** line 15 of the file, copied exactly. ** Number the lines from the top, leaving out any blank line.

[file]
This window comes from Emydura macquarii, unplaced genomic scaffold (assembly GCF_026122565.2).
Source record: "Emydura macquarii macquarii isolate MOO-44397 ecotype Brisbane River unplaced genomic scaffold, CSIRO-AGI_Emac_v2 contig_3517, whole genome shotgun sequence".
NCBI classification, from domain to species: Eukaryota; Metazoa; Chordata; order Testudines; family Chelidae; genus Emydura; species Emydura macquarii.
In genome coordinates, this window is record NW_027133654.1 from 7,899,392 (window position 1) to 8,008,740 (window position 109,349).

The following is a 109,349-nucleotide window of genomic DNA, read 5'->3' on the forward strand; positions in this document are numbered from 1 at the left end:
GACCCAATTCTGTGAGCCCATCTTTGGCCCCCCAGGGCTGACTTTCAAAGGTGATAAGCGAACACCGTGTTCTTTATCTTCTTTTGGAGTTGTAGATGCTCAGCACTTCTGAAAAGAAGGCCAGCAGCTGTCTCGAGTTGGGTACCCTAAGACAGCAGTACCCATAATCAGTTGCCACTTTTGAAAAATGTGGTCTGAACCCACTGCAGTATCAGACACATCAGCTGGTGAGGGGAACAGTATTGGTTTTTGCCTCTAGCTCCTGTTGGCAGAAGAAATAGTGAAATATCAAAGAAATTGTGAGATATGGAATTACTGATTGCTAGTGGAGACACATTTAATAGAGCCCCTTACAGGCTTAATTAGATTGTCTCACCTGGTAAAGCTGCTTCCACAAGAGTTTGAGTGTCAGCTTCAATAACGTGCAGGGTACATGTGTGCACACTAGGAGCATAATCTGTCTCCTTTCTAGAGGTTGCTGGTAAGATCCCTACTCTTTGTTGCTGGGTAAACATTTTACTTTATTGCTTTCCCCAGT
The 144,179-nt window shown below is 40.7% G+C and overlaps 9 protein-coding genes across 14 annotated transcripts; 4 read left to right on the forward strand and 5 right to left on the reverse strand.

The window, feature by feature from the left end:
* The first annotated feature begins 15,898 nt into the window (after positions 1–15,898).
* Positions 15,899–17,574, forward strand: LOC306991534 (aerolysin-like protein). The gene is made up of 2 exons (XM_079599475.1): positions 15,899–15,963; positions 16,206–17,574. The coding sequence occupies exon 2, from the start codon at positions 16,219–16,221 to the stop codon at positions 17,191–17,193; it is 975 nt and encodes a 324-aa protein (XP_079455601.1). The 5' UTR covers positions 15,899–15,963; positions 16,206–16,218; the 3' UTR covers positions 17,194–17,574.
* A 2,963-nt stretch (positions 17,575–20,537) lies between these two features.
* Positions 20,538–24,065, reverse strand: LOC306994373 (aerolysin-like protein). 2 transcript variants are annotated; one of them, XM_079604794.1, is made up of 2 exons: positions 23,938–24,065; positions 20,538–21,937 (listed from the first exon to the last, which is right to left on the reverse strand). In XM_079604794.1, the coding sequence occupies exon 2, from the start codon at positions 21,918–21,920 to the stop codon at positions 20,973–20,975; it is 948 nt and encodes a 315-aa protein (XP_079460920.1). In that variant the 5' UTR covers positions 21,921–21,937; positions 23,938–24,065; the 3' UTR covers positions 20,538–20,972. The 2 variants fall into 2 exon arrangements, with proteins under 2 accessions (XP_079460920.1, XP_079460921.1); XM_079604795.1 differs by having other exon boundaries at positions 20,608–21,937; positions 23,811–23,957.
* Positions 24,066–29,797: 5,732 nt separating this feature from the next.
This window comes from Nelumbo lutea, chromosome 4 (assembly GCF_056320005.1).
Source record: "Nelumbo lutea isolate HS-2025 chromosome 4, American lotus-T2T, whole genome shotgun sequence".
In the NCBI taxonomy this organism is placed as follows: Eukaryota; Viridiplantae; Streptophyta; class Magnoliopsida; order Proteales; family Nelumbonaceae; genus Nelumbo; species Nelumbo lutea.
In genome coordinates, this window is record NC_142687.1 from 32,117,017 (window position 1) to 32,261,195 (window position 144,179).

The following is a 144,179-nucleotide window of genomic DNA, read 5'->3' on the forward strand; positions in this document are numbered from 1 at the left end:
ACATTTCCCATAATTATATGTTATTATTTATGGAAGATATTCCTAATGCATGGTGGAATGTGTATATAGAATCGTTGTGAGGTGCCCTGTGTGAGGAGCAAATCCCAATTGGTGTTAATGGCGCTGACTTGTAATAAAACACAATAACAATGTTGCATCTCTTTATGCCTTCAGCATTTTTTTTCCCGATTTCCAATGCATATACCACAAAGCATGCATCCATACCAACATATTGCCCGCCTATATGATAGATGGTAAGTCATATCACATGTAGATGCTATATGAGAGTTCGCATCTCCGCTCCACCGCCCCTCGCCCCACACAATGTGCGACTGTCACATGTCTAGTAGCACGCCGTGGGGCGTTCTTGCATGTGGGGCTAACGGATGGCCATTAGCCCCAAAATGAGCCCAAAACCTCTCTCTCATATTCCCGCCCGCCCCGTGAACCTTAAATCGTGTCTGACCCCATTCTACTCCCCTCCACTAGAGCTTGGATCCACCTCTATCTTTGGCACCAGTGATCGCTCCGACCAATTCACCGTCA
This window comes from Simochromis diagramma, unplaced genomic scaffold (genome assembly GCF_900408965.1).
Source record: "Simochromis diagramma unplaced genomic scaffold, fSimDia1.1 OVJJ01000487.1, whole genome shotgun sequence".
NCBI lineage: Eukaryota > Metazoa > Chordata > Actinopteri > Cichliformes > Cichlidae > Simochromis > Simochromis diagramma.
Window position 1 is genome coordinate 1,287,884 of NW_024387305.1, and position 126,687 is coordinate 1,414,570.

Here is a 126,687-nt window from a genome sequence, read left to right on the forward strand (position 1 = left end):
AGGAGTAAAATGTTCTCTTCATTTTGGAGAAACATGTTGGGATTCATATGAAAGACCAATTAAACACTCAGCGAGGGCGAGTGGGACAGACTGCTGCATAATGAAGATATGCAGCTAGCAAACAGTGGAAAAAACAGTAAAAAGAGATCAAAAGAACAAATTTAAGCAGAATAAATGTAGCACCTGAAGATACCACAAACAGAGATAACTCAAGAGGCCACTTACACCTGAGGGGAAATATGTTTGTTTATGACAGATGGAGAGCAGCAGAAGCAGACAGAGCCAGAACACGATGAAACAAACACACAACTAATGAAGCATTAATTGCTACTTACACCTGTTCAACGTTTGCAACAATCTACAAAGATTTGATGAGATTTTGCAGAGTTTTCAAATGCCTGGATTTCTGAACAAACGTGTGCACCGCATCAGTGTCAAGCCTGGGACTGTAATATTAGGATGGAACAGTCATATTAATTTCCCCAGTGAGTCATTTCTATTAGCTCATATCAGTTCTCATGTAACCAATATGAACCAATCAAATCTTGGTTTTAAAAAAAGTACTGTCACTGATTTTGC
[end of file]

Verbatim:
Source record: "Nelumbo lutea isolate HS-2025 chromosome 4, American lotus-T2T, whole genome shotgun sequence".